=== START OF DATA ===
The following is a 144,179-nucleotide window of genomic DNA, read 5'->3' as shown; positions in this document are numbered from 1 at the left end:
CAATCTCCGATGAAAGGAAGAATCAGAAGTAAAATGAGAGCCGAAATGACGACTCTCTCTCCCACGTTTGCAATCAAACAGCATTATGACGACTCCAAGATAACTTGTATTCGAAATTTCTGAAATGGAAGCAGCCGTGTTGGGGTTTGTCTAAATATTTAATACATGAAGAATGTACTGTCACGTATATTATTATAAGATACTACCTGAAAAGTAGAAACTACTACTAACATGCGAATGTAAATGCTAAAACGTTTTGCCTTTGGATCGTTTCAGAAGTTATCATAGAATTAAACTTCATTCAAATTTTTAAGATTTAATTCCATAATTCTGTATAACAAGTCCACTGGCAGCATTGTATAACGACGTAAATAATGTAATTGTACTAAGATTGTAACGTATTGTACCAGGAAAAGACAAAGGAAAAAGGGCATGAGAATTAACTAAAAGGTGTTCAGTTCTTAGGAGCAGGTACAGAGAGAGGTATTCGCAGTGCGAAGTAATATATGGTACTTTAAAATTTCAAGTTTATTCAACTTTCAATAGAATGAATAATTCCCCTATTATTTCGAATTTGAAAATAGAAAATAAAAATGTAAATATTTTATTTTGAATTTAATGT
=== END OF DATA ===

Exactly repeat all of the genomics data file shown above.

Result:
The following is a 144,179-nucleotide window of genomic DNA, read 5'->3' as shown; positions in this document are numbered from 1 at the left end:
CAATCTCCGATGAAAGGAAGAATCAGAAGTAAAATGAGAGCCGAAATGACGACTCTCTCTCCCACGTTTGCAATCAAACAGCATTATGACGACTCCAAGATAACTTGTATTCGAAATTTCTGAAATGGAAGCAGCCGTGTTGGGGTTTGTCTAAATATTTAATACATGAAGAATGTACTGTCACGTATATTATTATAAGATACTACCTGAAAAGTAGAAACTACTACTAACATGCGAATGTAAATGCTAAAACGTTTTGCCTTTGGATCGTTTCAGAAGTTATCATAGAATTAAACTTCATTCAAATTTTTAAGATTTAATTCCATAATTCTGTATAACAAGTCCACTGGCAGCATTGTATAACGACGTAAATAATGTAATTGTACTAAGATTGTAACGTATTGTACCAGGAAAAGACAAAGGAAAAAGGGCATGAGAATTAACTAAAAGGTGTTCAGTTCTTAGGAGCAGGTACAGAGAGAGGTATTCGCAGTGCGAAGTAATATATGGTACTTTAAAATTTCAAGTTTATTCAACTTTCAATAGAATGAATAATTCCCCTATTATTTCGAATTTGAAAATAGAAAATAAAAATGTAAATATTTTATTTTGAATTTAATGT